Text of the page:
04:11 There are various ways that this can happen.

    04:13 We can have non-immune. So things like endotoxin, a component of bacterial cell walls, that's what endotoxin is.

    04:22 Fibronectin, which is a component of the extracellular matrix that macrophages don't normally see, or other chemical mediators, such as some of the eicosanoids can potentially turn on macrophages.

    04:36 And we'll talk more about what an activated macrophage is.

    04:38 It's not just a word, there is actually activity that goes with that.

    04:44 So you can have non-immune activation, You can also have clearly immune activation, and this is mainly coming from our PAL, the T helper 1 lymphocyte or the Th1 cell.

    04:56 And that cell activated appropriately will make cytokines and in particular, interferon gamma.

    05:05 This talk, this next part that we're going to talk about, there are a lot of factors.

    05:10 There are many, many more than I am going to describe.

    05:14 However, I'm going to give you kind of a framework for thinking about this.

    05:19 And we will unfortunately have to talk about some factors specifically.

    05:24 Keep in mind, these are important, probably the most important for each step.

    05:29 But they are not the only factors that are involved.

    05:34 So I've labeled these in quotation marks, "Factor 1", "Factor two", etc. They're not labeled like that.

    05:41 If you look in any textbook, it won't say, Factor 1.

    05:44 But factor one is going to be one of the first factors that we're going to talk about in this process.

    05:49 And this is interferon gamma.

    05:51 This is the cytokine that is one of the major activators of macrophages.

    05:56 It's a pro-inflammatory cytokine.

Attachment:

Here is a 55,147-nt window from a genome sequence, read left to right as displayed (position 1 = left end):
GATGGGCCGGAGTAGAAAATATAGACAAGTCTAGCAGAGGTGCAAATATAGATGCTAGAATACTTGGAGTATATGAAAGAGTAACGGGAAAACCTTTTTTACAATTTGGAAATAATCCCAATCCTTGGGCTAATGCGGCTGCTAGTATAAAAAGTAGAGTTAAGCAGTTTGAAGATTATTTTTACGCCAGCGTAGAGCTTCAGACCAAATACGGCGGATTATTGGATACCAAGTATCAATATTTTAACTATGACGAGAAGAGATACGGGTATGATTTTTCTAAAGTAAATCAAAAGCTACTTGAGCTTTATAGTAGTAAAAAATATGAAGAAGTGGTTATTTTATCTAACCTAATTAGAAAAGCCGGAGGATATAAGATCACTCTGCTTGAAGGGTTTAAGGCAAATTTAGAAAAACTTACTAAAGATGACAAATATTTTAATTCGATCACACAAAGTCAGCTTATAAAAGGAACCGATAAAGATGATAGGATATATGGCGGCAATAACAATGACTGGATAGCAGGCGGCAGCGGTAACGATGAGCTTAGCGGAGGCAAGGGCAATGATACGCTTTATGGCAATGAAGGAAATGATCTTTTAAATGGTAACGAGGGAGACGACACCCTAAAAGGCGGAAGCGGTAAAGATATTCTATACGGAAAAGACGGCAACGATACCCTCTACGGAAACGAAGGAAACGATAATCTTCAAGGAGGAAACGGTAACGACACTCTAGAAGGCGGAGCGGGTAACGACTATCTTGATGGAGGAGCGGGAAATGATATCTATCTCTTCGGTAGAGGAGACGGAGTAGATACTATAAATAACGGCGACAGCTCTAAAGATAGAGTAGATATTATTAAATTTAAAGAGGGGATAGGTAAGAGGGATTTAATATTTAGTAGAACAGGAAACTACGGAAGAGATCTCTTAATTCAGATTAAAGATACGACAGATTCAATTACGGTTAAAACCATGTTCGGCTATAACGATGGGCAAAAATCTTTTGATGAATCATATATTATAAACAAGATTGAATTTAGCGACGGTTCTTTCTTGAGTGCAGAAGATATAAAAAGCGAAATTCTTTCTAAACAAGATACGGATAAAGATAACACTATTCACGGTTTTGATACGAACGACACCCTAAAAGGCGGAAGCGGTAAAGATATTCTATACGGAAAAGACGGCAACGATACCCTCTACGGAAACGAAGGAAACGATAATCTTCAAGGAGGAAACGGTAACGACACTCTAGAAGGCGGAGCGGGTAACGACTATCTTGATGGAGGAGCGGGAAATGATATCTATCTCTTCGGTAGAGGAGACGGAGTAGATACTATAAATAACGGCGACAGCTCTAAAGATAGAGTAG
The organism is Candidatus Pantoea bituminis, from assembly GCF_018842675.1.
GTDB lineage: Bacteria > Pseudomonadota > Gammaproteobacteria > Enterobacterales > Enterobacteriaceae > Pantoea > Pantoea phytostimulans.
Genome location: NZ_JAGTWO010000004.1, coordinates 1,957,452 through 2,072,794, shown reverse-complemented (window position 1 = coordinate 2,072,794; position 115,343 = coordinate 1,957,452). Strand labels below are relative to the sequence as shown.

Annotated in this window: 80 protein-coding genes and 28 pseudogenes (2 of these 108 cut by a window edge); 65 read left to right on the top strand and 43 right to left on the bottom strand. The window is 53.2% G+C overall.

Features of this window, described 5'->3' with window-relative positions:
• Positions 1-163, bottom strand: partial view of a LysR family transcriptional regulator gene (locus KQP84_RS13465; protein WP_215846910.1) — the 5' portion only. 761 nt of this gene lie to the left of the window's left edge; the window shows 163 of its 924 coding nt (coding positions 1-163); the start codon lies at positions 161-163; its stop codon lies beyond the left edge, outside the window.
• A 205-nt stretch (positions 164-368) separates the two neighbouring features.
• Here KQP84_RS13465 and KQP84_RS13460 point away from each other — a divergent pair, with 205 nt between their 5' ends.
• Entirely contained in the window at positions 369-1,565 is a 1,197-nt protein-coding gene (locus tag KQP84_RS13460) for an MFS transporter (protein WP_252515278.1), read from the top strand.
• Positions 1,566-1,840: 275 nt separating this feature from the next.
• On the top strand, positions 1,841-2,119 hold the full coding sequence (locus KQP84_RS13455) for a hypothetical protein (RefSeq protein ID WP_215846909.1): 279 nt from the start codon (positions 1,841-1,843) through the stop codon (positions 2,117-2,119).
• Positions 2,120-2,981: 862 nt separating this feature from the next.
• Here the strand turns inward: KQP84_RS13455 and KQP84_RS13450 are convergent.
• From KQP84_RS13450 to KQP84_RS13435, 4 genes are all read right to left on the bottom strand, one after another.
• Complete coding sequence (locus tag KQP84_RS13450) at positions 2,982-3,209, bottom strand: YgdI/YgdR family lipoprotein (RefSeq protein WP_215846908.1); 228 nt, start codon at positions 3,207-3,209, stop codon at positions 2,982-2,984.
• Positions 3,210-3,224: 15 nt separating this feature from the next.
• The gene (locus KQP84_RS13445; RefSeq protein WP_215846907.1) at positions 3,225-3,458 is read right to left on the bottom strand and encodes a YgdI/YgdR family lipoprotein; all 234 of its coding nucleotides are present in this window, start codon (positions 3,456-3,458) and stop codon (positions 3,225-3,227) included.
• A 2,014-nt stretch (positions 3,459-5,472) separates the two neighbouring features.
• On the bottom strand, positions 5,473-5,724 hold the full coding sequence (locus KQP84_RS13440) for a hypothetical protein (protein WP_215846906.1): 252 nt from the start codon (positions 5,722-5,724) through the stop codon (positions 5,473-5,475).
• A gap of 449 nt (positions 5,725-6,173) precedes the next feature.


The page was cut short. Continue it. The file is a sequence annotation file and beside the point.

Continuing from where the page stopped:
05:59 So it drives macrophage activation.

    06:01 It's synthesized by activated T helper 1 cells.

    06:04 It's also made by cytotoxic T lymphocytes or killer T cells.

    06:08 It's made by natural killer cells.

    06:10 So a lot of different cells can make it.

    06:13 But for the most part, again, as shown on the slide, there, always, always, always exceptions.

    06:19 For the most part, think about Th1 helper T cells making interferon gamma, and this is going to be one of the immunologic drivers to activate macrophages.

    06:30 Okay, so what does interferon gamma do? It actually has a whole bunch of functions besides activated macrophages.

    06:36 It turns out that in the appropriate environment it inhibits viral replication. That's a good thing.

    06:42 It drives the production of certain antibody isotypes.

    06:45 So whether you make an IgG1, or an IgG4 as we'll talk about in subsequent talks, that's driven by interferon gamma.

    06:56 It will drive T-cell differentiation.

    06:59 So how well the T-cells get activated, and what they do is in fact pre-elected on being exposed to interferon gamma.

    07:07 It will also activate natural killer cells and the cytotoxic T lymphocytes, and you're saying, "Wait a minute, those cells actually are secreting interferon, and it activates them too." Well, yeah, that actually happens the immune system a lot.

    07:19 It's called autocrine stimulation. So don't worry about that.

    07:23 It just there's actually a way to have a feed forward loop and get more, and more, and more activation.

    07:28 And finally, in bold here, because it's the most important for this discussion.

    07:33 interferon gamma drives macrophage activation.

    About the Lecture

    The lecture Role of Interferon-γ (IFN-γ) in Chronic Inflammation by Richard Mitchell, MD, PhD is from the course Acute and Chronic Inflammation.

    Included Quiz Questions

    1. CC chemokines
    2. CXC chemokines
    3. C chemokines
    4. CX3C chemokines
    5. CXCL chemokines
    1. Type 1 helper T cells
    2. Endothelial cells
    3. Fibroblasts
    4. Dendritic cells
    5. Macrophages
    1. Inhibition of viral replication
    2. Induction of macrophage apoptosis
    3. Initiation of the angiogenesis process
    4. Promotion of the anti-inflammatory cytokine release
    5. Recruitment of neutrophils
    1. Loss of myocytes
    2. Coagulative necrosis
    3. Neutrophilic infiltrate
    4. Hypereosinophilic myocytes
    5. Lack of macrophages

    Author of lecture Role of Interferon-γ (IFN-γ) in Chronic Inflammation

     Richard Mitchell, MD, PhD

    Richard Mitchell, MD, PhD